I have three girls and three boys. Some of them have recently gotten into Monopoly, the classic board game.
But my kids won’t be playing Hasbro’s new version, Ms. Monopoly, which gives women 20% more than men when they pass go.
As an economist, I love classic Monopoly and its real-world financial lessons.
As a person, I like the message conveyed by the new Ms. Monopoly cover — that young, hip women can be as successful, if not more, than old white men in stuffy suits and top hats.
The problem is what's inside the box.
Ms. Monopoly's unequal rules not only distort real-world realities; they would surely incite conflict between my boys and girls.
Don’t get me wrong. I’m a woman. I have three sisters. I have three daughters. I fully embrace the contributions women make to society and their families, and I celebrate the substantial gains and accomplishments women have made in education, earnings and career advancements over the last half-century.
But I do not see how a game that gives women a head start supports or encourages either women or men. Instead, it just embeds inequity and incites resentment.
If my children played this game, I’m sure my girls would be thrilled — at first — over the advantages it offers. No doubt they’d gloat as they passed go and pocketed 20% more than their brothers. And I’m equally sure these things would upset my boys, leading them to retaliate with verbal jabs at their sisters.
If one of the girls won, the boys would give her no credit, claiming it was only because the rules of the game were unfair. And if one of the boys won. Wow. I can hear the disparagements now, about how girls must be really lame if they can’t win even with a huge advantage.
Either way, the girls wouldn't come out feeling good about themselves, and the boys would be either angry and resentful or prideful.
The same thing happens when organizations and politicians tell women they get paid less than men for performing the exact same job and attempt to legislate equal paychecks across genders.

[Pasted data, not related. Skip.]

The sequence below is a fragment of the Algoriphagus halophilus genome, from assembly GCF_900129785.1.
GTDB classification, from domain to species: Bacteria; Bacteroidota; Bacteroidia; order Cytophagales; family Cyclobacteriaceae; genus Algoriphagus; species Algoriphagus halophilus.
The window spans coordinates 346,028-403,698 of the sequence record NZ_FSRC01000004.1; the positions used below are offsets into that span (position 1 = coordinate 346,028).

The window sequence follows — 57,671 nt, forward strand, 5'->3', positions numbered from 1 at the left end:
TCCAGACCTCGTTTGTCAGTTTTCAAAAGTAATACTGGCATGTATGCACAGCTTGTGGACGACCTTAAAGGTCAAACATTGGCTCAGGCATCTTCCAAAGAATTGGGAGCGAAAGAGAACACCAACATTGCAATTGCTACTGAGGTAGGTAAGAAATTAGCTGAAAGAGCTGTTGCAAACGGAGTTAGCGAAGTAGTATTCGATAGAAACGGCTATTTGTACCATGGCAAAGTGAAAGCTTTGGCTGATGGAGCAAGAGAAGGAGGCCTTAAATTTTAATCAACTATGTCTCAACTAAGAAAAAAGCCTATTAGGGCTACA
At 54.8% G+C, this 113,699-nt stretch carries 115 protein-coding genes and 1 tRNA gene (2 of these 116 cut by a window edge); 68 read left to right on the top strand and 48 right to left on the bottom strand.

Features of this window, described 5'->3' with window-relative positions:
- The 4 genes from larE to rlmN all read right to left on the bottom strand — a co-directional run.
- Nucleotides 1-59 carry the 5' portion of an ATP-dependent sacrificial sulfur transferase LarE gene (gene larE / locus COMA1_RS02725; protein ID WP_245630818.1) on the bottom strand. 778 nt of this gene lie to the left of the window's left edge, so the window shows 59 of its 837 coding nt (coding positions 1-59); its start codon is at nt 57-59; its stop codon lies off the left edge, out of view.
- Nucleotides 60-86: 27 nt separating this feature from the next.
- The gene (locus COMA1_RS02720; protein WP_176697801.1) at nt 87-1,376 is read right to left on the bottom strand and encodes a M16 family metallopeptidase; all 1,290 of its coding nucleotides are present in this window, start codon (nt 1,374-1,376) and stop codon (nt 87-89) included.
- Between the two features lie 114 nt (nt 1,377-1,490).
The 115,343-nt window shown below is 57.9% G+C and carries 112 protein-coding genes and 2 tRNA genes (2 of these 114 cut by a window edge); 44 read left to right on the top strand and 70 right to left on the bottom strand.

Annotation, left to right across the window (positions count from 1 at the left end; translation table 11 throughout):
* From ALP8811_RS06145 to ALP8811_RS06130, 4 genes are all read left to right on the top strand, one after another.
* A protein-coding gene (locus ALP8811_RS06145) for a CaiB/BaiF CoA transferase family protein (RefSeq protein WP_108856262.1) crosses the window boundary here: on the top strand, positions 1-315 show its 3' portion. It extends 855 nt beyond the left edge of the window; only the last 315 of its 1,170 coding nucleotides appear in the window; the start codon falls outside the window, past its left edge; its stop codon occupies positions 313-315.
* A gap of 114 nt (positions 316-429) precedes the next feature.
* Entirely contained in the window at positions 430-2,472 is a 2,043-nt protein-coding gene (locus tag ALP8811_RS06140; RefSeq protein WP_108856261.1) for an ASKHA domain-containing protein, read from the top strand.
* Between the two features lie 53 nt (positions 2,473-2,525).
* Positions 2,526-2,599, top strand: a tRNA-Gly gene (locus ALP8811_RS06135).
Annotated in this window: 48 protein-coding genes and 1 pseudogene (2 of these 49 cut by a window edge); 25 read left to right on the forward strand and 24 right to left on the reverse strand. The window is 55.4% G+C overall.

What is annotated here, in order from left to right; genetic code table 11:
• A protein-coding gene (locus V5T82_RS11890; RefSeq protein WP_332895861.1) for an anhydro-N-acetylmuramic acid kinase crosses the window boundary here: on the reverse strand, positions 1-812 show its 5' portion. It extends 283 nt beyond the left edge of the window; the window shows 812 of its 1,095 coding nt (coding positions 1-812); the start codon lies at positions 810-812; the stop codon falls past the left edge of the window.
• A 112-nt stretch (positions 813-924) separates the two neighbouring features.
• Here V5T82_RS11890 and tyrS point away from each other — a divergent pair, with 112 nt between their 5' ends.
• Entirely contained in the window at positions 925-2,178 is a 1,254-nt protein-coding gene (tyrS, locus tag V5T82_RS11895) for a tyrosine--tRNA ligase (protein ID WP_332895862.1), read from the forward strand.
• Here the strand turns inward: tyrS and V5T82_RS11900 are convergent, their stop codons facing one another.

It is true that across the U.S., the average woman makes about 80% as much as the average man. But it's also true that the average woman works significantly fewer hours, chooses a lower-paying occupation, and values benefits and flexibility more than the average man.
After accounting for all the measurable factors that employers take into account when determining pay, studies find the apparent “pay gap” is actually much smaller: between 5 and 7 cents according to a 2009 Department of Labor study; a mere 2009 Department of Labor study; a mere 2 cents according to a 2018 payscale.com study.
Harder-to-measure factors such as differences in workplace flexibility and benefits likely account for some of the remaining gap.
Women tend to value flexibility more than men do, but that quality-of-life advantage would be the first to go if Congress attempts to close the so-called gender pay gap through legislation such as the Paycheck Fairness Act.
Far from helping women, such attempts to force wage equality bring about rigid pay scales, rigid work rules, lower wages, lower productivity and hiring discrimination.
Women already have both the law and free markets on their side. Equal pay for equal work has been the law of the land for more than five decades, and the free market penalizes employers who discriminate against women by putting them at a disadvantage against competitors who don't discriminate.
Women don't need politicians to paint them as victims and then step in and save the day. They can stand on their own accomplishments when it comes to being paid for what they produce.
And they don't need special-edition games intended to “empower” women by applying discriminatory rules that suggest women cannot win without special treatment and undue advantage.
That's not a message I want my girls or boys to embrace. Instead, I want them to believe that they are equally capable of achieving what they set their minds to. And I want the paychecks they receive to reflect the choices they make, the effort they put forth, and the results they achieve as opposed to the value that some government official or stacked game deck assigns to them.
This piece originally appeared in the Chicago Tribune